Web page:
The arrangement you choose depends primarily on the size of your office, the type of furniture you have and how much work surface you need. Keep in mind that if someone else is sharing your office, you may be limited in the type of arrangement you can use.

Don't place your computer in front of a window. The glare will be hard on your eyes. Make sure your computer screen is either facing a wall without a window or at a right angle to a window.

If you must place your computer in front of a window, make sure you have curtains or blinds that will block the outside light while you're looking at your monitor.

Remember to allow space for opening a file cabinet drawer--about an additional 24 inches. The cabinet itself may fit in a convenient space next to your shelves, but it will be useless if you can't open the drawer all the way.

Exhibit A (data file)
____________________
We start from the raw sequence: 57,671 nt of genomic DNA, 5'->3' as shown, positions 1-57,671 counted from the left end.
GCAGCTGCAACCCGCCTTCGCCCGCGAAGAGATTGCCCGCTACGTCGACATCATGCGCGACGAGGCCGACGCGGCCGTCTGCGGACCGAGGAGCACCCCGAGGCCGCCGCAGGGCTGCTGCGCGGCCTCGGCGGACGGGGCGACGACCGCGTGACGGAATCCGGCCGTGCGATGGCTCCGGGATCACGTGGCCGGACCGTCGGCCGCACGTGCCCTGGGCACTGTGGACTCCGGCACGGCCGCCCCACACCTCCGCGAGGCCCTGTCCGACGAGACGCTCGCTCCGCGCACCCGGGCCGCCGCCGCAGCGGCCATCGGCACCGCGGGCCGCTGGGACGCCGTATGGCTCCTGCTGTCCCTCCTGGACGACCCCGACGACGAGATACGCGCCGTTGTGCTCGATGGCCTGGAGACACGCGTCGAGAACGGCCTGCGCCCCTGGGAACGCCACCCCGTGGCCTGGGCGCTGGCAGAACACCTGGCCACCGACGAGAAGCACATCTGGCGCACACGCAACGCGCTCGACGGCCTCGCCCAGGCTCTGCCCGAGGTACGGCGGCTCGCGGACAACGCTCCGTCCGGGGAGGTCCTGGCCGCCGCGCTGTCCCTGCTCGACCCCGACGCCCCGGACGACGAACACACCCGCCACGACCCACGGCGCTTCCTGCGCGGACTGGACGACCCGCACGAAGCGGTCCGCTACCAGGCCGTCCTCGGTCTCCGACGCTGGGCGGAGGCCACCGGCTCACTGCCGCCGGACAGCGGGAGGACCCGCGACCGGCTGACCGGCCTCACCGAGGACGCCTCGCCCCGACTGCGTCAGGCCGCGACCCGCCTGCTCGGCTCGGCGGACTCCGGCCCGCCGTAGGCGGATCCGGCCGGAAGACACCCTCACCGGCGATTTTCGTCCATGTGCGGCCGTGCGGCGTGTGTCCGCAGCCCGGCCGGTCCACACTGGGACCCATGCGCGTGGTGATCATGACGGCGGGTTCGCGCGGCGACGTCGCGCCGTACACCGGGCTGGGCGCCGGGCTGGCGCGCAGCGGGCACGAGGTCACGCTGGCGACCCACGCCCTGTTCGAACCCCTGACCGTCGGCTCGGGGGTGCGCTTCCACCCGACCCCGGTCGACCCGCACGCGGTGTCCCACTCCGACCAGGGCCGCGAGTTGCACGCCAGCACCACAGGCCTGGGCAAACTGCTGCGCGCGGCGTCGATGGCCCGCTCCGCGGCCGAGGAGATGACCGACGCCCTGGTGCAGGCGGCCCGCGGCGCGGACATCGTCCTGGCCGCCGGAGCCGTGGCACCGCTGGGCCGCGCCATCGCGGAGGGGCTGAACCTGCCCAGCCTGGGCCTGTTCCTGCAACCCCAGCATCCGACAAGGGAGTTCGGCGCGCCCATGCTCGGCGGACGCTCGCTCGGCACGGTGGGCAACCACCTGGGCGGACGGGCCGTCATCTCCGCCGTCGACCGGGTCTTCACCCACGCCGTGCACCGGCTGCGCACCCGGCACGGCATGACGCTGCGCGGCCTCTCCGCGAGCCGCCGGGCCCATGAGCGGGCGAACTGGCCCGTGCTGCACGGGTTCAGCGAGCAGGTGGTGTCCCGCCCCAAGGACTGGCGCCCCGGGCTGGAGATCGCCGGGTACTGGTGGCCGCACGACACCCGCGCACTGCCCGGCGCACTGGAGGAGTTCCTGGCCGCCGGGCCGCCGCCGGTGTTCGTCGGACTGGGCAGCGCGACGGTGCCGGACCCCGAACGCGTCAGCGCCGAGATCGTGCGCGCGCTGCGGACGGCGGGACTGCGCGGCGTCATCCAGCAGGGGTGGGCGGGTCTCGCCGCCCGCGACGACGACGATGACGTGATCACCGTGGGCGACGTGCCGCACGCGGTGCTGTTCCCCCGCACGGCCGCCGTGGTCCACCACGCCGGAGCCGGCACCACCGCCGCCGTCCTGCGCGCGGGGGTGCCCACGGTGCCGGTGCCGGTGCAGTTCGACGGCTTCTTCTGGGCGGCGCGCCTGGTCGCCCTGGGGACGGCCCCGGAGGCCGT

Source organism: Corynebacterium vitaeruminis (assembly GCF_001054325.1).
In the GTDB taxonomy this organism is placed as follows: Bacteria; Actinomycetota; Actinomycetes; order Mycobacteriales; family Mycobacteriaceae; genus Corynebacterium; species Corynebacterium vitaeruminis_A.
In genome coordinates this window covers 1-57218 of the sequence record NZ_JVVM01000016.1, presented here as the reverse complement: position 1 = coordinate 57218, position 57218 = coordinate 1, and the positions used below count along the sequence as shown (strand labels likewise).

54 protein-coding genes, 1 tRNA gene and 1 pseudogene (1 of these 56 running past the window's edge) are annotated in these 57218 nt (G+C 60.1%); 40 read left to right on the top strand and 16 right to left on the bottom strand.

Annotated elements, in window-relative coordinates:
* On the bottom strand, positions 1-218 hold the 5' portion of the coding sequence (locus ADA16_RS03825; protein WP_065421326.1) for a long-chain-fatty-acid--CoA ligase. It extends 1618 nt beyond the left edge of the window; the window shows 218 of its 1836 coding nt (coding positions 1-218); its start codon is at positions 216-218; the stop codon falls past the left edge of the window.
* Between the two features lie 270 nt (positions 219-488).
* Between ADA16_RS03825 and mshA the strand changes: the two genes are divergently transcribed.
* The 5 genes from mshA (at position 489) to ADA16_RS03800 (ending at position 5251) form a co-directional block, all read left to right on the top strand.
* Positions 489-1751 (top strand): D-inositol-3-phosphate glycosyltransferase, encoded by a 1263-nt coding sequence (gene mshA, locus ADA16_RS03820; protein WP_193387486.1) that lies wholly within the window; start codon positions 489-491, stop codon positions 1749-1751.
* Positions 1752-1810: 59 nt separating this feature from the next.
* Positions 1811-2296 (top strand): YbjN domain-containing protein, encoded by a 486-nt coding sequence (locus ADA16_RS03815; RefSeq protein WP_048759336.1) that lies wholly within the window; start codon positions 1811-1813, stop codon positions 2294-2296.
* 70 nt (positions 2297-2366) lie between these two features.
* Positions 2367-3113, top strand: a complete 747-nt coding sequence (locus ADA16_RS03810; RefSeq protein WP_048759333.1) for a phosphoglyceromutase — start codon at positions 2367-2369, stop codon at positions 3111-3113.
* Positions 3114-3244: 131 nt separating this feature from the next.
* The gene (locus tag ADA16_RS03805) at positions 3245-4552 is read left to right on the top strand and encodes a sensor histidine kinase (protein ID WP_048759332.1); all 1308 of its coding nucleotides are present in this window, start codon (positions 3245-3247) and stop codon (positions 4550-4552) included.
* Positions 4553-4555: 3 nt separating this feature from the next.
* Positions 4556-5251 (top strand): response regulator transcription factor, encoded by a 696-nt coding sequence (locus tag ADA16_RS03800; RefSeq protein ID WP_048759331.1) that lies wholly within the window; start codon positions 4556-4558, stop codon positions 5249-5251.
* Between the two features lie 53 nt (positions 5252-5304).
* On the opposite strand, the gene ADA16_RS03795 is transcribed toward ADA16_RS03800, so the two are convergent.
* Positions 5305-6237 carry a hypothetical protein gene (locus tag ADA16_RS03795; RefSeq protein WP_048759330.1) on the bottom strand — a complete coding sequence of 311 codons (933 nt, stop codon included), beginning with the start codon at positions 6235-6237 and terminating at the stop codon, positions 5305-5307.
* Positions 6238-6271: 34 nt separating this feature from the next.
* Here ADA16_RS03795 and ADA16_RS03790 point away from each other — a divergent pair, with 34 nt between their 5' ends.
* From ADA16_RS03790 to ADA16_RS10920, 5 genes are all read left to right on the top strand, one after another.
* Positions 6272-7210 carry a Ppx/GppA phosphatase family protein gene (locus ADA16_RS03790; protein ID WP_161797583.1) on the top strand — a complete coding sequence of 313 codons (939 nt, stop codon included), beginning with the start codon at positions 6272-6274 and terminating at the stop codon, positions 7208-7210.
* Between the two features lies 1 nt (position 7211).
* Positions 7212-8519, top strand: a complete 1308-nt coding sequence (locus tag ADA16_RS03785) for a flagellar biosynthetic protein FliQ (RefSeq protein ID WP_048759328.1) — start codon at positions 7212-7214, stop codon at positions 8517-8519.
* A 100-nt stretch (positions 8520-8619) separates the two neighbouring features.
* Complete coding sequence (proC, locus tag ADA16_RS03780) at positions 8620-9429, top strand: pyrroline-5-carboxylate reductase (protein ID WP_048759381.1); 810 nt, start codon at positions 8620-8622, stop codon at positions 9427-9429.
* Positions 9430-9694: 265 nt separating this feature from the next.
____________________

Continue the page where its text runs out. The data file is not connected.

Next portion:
The Right Stuff

Equipping your office with the right technology will help you increase your productivity. However, the technology in your office, whether it's a PC, printer, fax machine or other electronic equipment, is only as effective as the person using it, and it can create organizational challenges. If you keep too much information stored on your computer, get in the habit of purging your hard drive the same way you would the papers in your file cabinets. If you know you'll never refer to a document again, dump it. If you don't, you'll waste too much time searching through unnecessary documents.

Don't wait until your computer crashes to think about backing up your data. One of the best purchases you can make is a reliable backup system. You can choose between removable media drives or external hard drives. If you don't back up your data, you'll waste endless hours attempting to recreate the information and you'll inevitably lose valuable data. Equipment is easy to replace; data is not.